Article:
February 29 - March 25, weekdays 8 a.m. - 9 p.m.
Karpen Hall Lobby of UNC Asheville
2012 - The Heroic Present: The Gypsy Photographs of Jan Yoors
Holocaust Educators Conference
The 2016 session of the NC Council on the Holocaust was held on April 5 at the Hines Grand Room at Western Carolina University in Cullowhee. Teacher sub pay is provided by the NC Department of Public Instruction for public school teachers. Teachers are awarded .6 hours of renewal credit.
The scholar's lecture was given by Dr. Eric Roubinek, Assistant Professor of History at UNC Asheville. Dr. Walter Ziffer, emeritus professor from Mars Hill College, gave the survivor testimony. Dr. Jonathan Wade, member of the NC Council on the Holocaust and former Director of Holocaust Education for NCCAT, shared best practices.
Nazi Persecution of Homosexuals 1933–1945/ 2017
Nazi Persecution of Homosexuals 1933–1945 is a traveling exhibition produced by the United States Holocaust Memorial Museum. Through reproductions of historic photographs and documents, this exhibition explores the rationale, means, and impact of the Nazi regime’s persecution of homosexuals, which left thousands dead and shattered the lives of many more.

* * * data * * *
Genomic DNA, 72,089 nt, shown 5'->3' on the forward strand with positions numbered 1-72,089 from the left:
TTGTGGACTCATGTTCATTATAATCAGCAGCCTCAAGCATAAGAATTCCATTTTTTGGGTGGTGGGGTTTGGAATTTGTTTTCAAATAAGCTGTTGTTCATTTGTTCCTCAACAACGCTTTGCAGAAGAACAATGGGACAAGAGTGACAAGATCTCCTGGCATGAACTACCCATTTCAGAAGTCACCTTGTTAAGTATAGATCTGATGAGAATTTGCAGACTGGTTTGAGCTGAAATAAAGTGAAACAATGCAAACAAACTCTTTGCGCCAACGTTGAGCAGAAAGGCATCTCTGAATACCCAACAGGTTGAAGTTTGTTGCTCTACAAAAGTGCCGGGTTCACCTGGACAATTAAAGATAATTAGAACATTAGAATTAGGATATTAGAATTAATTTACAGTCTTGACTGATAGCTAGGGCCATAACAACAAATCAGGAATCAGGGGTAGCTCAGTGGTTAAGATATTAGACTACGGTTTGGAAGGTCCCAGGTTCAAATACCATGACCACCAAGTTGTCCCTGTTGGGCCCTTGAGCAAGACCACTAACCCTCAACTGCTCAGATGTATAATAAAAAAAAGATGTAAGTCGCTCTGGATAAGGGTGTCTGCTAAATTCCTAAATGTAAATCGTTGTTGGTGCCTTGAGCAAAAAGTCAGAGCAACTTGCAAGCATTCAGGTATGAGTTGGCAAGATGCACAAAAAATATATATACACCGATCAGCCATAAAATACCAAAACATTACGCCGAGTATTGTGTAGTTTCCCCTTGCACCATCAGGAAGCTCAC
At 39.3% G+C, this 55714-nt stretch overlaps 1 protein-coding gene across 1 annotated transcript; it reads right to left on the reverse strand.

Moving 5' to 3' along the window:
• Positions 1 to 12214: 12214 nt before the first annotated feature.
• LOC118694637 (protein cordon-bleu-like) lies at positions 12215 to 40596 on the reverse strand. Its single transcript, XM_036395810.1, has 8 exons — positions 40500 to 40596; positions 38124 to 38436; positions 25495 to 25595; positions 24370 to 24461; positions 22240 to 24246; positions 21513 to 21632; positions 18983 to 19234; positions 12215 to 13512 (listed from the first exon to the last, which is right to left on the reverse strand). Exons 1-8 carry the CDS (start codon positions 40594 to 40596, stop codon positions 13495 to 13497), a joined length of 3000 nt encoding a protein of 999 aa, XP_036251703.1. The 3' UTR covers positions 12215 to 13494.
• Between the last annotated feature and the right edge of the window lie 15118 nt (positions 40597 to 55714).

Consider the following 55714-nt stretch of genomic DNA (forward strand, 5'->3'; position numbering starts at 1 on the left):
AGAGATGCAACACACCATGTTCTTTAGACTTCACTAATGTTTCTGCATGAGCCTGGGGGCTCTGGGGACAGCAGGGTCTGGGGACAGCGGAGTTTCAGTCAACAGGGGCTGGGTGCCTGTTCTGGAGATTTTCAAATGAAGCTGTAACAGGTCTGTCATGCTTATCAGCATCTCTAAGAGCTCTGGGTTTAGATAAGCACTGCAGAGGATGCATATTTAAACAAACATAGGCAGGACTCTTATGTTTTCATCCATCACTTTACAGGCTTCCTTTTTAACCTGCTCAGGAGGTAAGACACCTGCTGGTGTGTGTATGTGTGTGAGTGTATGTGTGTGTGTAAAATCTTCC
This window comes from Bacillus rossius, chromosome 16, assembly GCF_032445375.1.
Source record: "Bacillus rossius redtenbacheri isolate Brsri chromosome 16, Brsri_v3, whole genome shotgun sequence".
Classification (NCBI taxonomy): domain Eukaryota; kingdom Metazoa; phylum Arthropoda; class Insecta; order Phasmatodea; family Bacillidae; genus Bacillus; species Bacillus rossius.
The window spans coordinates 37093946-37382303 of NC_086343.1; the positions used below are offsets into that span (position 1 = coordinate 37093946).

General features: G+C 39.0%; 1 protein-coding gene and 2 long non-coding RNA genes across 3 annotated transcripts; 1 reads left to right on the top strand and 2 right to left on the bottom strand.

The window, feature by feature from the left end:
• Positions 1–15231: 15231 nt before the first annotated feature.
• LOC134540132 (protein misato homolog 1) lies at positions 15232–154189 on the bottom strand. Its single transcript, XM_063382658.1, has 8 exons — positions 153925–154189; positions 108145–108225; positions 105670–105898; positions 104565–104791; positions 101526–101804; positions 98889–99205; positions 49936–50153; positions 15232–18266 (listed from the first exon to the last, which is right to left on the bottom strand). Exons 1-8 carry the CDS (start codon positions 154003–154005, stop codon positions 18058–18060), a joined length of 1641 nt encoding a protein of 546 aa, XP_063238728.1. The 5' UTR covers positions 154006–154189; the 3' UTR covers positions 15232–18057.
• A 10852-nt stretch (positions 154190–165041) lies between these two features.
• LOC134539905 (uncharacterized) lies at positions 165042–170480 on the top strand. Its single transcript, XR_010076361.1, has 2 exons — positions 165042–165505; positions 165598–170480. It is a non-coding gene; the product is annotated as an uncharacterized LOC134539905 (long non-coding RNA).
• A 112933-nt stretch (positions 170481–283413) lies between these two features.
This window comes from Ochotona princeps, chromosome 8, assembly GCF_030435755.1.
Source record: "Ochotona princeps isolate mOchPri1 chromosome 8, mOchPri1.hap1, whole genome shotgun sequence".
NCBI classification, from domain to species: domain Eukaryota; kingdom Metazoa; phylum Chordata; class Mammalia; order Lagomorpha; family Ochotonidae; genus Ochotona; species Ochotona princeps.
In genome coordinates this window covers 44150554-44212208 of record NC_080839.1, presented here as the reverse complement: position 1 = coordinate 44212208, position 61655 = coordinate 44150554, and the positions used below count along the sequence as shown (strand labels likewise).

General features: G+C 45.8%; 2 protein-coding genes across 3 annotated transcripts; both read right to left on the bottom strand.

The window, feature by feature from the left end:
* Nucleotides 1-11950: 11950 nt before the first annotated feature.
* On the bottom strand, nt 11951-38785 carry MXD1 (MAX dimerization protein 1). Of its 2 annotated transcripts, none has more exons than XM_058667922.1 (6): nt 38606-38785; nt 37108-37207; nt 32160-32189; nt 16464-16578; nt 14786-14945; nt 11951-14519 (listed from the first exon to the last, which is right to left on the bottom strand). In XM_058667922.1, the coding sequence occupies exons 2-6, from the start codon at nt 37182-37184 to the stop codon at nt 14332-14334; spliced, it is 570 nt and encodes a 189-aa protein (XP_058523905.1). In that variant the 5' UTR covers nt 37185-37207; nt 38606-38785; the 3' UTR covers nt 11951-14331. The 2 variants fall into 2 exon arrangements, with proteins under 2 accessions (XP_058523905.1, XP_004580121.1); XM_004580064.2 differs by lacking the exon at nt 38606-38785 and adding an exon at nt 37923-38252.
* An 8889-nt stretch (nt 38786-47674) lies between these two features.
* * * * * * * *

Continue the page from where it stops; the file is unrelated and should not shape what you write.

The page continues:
The Center for Diversity Education hosted Nazi Persecution of Homosexuals from February 12-April 7, 2017 in UNC Asheville's Ramsey Library.
Learn more about the exhibit and professional development opportunities for educators in the links below:
Victim Identity Cards:
Online Resources About the Holocaust:
Online Resources about LGBT+ Inclusion:
LESSON: Gender Variance
VIDEO: Preventing LGBT Bullying
DVD: "It's Elementary: Talking About Gay Issues in School"
READING: U.S. Transgender Survey 2015 Executive Summary
READING: North Carolina's State Equality Scorecard (from Human Rights Campaign)
AUDIO: NPR's Fresh Air Podcast Interviews Subjects of HBO's "The Trans List"
READING: Best Practices for Creating an LGBT-Inclusive School Climate
Suggested Further Readings:
The Men with the Pink Triangle by Heinz Heger (translated by David Fernbach). 1980. Alyson Publications.
Normal Life by Dean Spade. 2011. New York: South End Press.
Transgender History by Susan Stryker. 2008. Avalon Publishing Group.
Sexing the Body: Gender Politics and the Construction of Sexuality by Anne Fausto-Sterling. 2008. Revised. Basic Books.
Sex/Gender: Biology in a Social World (The Routledge Series Integrating Science and Culture). 2012. Routledge.
Balancing on the Mechitza: Transgender in Jewish History. Noach Dzmura (Editor). 2010. Berkeley: North Atlantic Books.
Documentary: The Screaming Queens: The Riot at Compton's Cafeteria. 2005. FrameLine.
Questions about the resources or exhibit? Contact Deborah Miles at firstname.lastname@example.org.